August 1, 2011

Introduction to ITEP’s Tax Incidence Analysis


Read this Policy Brief in PDF Form

Everyone agrees that tax “fairness” is important—even though there is often disagreement on what fairness means. A well-informed debate on who should pay the most taxes must start by assessing who actually does pay the most—and the least. Too often taxes are studied only with an eye towards tax rates instead of an understanding of how taxes impact people depending on their income. Tax incidence analyses answer basic questions by measuring how taxpayers at different income levels are affected by the current tax system and various tax reform alternatives. This policy brief provides a basic introduction to using ITEP’s tax incidence analyses.

Understanding ITEP’s Income Groups

Before conducting an incidence analysis decisions must be made about which subset of the population is going to be studied. An analysis can include all families in a specific state or select groups of taxpayers. The population chosen for the analysis may depend on the tax change under discussion. For example, the table below shows the impact of Connecticut’s 2011 personal income tax overhaul on all Connecticut families. (married couples, single people, and both non-elderly and elderly residents).

The next step is to divide the population into income groups. Most ITEP analyses define income as all sources of income including salaries, wages, investment income, and retirement income. ITEP’s analyses divide the population into five groups—ranging from the poorest 20 percent to the richest 20 percent. Each of these groups is called an “income quintile.” ITEP’s analyses also split the richest 20 percent into three subgroups: the richest 1 percent of all taxpayers, the next 4 percent just below them, and then the next 15 percent after that. This is done because families in the top 20 percent have more than half of all personal income nationally and, within this quintile, there are substantial differences in income levels and tax burdens between the “poorest” members and the richest members. Incomes in this group range from what might be called upper-middle class to the richest families in the country. From a tax policy standpoint, relatively lower-income families in this group should not be treated the same as the richest families because they have very different abilities to pay. This is why ITEP’s incidence tables show them separately.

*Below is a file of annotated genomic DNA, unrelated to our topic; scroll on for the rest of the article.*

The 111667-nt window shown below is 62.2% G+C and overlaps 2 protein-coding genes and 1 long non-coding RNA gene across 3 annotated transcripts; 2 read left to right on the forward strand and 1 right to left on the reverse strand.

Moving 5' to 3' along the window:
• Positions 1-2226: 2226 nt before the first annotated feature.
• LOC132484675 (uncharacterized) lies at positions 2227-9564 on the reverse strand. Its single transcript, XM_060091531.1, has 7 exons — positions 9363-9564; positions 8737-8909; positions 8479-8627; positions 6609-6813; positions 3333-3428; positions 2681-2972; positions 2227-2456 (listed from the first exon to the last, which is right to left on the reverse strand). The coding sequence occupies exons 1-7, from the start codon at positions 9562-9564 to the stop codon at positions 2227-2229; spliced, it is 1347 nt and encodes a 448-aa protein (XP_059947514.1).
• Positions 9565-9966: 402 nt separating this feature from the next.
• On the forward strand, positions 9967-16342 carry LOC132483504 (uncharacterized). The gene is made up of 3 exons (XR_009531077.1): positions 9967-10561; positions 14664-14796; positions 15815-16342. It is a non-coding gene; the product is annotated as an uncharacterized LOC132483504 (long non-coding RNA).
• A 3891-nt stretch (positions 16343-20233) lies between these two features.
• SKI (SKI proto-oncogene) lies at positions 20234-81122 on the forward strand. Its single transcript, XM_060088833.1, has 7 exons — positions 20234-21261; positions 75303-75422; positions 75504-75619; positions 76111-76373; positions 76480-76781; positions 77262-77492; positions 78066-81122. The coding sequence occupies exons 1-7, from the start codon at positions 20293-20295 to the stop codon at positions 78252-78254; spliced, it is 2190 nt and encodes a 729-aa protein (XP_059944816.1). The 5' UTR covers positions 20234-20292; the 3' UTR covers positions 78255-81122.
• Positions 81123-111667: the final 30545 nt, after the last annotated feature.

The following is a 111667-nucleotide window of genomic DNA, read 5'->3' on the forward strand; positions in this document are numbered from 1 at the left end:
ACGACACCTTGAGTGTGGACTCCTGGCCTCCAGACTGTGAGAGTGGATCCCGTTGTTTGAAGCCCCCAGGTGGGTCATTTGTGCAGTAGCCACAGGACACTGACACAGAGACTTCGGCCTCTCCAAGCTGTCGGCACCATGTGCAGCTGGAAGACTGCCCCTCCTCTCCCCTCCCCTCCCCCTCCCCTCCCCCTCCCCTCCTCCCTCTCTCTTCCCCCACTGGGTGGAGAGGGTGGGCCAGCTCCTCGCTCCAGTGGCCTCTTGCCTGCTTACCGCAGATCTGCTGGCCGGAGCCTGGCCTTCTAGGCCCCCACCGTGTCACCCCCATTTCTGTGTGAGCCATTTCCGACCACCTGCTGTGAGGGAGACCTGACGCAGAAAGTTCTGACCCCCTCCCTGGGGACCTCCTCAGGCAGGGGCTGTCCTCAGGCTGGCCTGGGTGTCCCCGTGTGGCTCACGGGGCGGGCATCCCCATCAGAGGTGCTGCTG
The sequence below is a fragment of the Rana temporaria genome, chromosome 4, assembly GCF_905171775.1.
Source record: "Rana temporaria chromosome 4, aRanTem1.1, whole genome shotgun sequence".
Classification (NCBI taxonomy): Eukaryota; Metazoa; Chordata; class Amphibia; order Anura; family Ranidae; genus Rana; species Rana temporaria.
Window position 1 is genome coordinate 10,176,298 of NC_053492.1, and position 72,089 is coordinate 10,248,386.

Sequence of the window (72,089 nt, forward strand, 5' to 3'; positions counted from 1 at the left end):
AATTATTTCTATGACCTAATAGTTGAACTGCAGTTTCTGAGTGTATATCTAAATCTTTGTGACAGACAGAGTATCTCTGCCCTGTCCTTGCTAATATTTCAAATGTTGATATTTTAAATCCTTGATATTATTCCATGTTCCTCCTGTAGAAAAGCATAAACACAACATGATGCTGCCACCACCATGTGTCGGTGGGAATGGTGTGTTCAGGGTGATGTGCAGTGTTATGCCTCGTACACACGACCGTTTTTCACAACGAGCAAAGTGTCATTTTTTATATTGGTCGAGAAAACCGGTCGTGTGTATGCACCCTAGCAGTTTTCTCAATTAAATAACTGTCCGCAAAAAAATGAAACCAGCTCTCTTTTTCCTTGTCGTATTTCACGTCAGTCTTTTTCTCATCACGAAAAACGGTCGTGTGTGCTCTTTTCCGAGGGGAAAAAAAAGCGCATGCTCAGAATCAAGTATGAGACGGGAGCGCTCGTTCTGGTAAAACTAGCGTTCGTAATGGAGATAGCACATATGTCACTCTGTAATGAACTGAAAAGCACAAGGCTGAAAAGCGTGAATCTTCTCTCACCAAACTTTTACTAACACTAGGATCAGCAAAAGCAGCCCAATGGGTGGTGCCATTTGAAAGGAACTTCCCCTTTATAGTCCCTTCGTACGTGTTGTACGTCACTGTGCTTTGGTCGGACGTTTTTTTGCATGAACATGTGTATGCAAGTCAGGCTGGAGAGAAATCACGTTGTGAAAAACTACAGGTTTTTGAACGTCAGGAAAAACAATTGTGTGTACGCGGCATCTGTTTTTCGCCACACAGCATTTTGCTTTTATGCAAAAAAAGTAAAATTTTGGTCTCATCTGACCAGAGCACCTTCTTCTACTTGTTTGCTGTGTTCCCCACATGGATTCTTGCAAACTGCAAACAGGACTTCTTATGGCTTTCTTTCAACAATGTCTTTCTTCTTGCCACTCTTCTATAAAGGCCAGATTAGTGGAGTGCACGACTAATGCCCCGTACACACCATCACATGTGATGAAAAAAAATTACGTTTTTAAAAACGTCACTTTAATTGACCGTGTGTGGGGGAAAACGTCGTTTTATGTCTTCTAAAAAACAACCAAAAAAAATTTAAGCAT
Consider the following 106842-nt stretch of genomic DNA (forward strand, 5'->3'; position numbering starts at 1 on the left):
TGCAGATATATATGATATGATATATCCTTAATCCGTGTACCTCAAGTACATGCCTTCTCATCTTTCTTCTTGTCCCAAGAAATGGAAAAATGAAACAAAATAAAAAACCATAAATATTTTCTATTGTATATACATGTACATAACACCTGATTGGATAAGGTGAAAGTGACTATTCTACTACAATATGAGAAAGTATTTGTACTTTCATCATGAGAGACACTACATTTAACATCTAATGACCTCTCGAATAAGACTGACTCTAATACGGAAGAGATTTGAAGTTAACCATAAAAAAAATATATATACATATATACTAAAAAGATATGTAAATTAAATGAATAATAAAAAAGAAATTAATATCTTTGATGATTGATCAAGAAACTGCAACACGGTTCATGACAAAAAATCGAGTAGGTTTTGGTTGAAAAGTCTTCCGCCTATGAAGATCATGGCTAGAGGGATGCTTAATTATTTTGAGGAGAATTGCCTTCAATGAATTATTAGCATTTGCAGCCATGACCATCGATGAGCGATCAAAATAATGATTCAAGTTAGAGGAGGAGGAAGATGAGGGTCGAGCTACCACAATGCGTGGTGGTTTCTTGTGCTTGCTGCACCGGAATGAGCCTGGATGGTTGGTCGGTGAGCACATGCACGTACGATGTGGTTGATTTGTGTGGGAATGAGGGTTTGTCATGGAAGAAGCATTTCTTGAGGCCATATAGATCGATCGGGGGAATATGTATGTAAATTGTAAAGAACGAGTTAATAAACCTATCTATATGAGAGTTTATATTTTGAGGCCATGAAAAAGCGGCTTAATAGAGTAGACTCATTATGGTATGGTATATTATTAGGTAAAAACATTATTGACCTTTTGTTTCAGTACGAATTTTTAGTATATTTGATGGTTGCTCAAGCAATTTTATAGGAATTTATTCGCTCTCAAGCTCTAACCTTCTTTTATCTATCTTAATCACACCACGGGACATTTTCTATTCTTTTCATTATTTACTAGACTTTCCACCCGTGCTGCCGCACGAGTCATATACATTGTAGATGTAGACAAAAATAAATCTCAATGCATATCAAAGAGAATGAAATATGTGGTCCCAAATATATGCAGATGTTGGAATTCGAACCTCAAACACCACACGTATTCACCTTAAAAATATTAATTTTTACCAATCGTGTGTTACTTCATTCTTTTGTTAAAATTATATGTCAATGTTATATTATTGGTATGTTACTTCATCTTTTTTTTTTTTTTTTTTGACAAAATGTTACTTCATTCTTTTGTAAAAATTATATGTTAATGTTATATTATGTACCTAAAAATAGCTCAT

The example at the bottom of this page shows the projected income quintiles for Connecticut in 2012. The analysis shows that the poorest 20 percent of Connecticut residents are those earning less than $25,000 with an average income of $14,000. The wealthiest 1 percent of taxpayers, with incomes over $1,257,000, have an average income of $2,683,000.

Measuring Fairness: Effective Tax Rates

The next step in tax incidence analysis is to measure the impact of a tax change on different income groups. There are various ways to measure tax incidence. The most common approach is to analyze the effective tax change experienced by an income group as a percentage of that group’s income. This approach measures each group’s ability to pay most accurately. Two other helpful statistics are the average tax change for an income group and the share of the total tax change for that group.